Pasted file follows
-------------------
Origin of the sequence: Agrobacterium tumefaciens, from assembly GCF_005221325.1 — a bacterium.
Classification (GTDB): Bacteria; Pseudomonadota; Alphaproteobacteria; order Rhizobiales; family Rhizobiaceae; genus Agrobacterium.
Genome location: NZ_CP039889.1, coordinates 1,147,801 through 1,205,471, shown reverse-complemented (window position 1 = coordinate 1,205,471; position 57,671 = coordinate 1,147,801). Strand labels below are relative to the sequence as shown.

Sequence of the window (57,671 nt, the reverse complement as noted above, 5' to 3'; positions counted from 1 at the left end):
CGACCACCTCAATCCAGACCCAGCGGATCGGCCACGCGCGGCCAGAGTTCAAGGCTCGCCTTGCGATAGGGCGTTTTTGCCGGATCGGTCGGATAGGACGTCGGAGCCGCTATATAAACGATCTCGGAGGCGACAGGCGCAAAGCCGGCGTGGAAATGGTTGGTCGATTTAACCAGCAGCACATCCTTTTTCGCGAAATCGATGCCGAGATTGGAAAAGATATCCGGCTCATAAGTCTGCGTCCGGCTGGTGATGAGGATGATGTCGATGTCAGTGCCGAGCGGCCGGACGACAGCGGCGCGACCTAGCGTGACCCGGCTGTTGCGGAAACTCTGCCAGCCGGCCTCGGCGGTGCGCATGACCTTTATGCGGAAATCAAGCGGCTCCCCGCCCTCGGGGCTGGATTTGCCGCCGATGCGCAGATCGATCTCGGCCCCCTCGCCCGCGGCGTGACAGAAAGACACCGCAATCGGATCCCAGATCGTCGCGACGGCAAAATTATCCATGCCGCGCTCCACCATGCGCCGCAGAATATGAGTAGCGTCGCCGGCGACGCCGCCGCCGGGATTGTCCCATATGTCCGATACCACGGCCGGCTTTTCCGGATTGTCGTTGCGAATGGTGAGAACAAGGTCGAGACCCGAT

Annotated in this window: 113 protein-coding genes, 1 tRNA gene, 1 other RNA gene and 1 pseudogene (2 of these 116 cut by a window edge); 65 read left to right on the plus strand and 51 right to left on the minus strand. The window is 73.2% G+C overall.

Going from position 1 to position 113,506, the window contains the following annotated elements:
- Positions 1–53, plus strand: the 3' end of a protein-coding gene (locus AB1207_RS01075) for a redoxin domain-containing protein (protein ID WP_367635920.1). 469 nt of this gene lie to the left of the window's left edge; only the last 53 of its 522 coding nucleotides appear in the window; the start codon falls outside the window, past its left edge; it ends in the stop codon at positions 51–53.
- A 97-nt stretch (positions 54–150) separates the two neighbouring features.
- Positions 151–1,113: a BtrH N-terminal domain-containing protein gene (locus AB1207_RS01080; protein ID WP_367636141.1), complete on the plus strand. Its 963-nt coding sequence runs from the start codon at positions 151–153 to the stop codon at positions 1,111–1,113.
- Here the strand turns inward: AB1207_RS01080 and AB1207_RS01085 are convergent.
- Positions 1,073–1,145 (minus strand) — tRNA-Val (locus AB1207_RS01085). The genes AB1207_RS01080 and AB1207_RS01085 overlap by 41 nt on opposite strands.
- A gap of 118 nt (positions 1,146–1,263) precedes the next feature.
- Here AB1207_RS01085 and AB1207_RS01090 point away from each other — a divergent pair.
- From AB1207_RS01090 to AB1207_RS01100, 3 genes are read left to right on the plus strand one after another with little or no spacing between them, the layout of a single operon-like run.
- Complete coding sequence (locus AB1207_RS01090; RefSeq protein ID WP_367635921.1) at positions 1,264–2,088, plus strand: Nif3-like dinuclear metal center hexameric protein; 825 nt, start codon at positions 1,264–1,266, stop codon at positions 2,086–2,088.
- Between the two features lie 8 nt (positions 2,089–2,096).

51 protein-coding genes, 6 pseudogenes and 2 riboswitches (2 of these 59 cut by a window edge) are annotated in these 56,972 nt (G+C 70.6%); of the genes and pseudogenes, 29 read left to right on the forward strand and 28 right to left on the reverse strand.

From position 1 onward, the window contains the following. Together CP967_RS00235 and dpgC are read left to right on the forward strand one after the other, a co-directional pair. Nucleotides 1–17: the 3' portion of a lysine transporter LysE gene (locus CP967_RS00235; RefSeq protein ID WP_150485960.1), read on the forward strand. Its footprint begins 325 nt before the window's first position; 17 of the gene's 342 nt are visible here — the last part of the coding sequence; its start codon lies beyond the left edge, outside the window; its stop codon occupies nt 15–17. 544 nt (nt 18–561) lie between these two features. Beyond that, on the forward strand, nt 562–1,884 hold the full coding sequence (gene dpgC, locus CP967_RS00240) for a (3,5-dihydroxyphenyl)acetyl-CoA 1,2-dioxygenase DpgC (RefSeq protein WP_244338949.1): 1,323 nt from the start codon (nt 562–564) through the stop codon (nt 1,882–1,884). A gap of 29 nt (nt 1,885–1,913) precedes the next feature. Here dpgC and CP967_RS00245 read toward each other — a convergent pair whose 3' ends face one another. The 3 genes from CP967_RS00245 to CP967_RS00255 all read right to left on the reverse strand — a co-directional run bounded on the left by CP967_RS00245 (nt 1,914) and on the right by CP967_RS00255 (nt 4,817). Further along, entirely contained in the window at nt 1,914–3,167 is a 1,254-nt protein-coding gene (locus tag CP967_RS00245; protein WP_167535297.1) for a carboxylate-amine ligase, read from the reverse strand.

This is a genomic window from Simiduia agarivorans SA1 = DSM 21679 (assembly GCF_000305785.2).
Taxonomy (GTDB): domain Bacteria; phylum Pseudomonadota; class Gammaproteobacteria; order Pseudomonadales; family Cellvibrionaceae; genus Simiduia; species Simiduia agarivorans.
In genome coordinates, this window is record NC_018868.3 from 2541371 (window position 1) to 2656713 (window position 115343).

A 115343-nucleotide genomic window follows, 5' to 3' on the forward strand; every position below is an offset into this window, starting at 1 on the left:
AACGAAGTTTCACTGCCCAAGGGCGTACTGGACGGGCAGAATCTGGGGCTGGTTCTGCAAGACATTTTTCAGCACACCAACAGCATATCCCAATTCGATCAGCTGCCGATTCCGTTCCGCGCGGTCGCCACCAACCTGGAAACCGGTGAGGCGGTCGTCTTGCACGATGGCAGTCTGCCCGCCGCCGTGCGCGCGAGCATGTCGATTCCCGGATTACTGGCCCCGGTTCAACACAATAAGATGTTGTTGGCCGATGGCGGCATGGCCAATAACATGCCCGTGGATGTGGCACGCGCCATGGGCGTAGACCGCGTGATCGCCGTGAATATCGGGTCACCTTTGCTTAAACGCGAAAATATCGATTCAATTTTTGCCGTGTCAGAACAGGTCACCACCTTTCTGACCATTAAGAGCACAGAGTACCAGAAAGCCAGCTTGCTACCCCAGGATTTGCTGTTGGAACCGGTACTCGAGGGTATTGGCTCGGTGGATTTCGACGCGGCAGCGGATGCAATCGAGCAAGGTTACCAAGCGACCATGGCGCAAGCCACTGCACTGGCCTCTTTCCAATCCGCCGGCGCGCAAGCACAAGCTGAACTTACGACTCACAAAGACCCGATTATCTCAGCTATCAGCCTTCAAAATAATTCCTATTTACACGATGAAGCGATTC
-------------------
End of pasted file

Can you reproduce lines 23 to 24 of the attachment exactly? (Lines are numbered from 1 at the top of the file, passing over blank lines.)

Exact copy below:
A 115343-nucleotide genomic window follows, 5' to 3' on the forward strand; every position below is an offset into this window, starting at 1 on the left:
AACGAAGTTTCACTGCCCAAGGGCGTACTGGACGGGCAGAATCTGGGGCTGGTTCTGCAAGACATTTTTCAGCACACCAACAGCATATCCCAATTCGATCAGCTGCCGATTCCGTTCCGCGCGGTCGCCACCAACCTGGAAACCGGTGAGGCGGTCGTCTTGCACGATGGCAGTCTGCCCGCCGCCGTGCGCGCGAGCATGTCGATTCCCGGATTACTGGCCCCGGTTCAACACAATAAGATGTTGTTGGCCGATGGCGGCATGGCCAATAACATGCCCGTGGATGTGGCACGCGCCATGGGCGTAGACCGCGTGATCGCCGTGAATATCGGGTCACCTTTGCTTAAACGCGAAAATATCGATTCAATTTTTGCCGTGTCAGAACAGGTCACCACCTTTCTGACCATTAAGAGCACAGAGTACCAGAAAGCCAGCTTGCTACCCCAGGATTTGCTGTTGGAACCGGTACTCGAGGGTATTGGCTCGGTGGATTTCGACGCGGCAGCGGATGCAATCGAGCAAGGTTACCAAGCGACCATGGCGCAAGCCACTGCACTGGCCTCTTTCCAATCCGCCGGCGCGCAAGCACAAGCTGAACTTACGACTCACAAAGACCCGATTATCTCAGCTATCAGCCTTCAAAATAATTCCTATTTACACGATGAAGCGATTC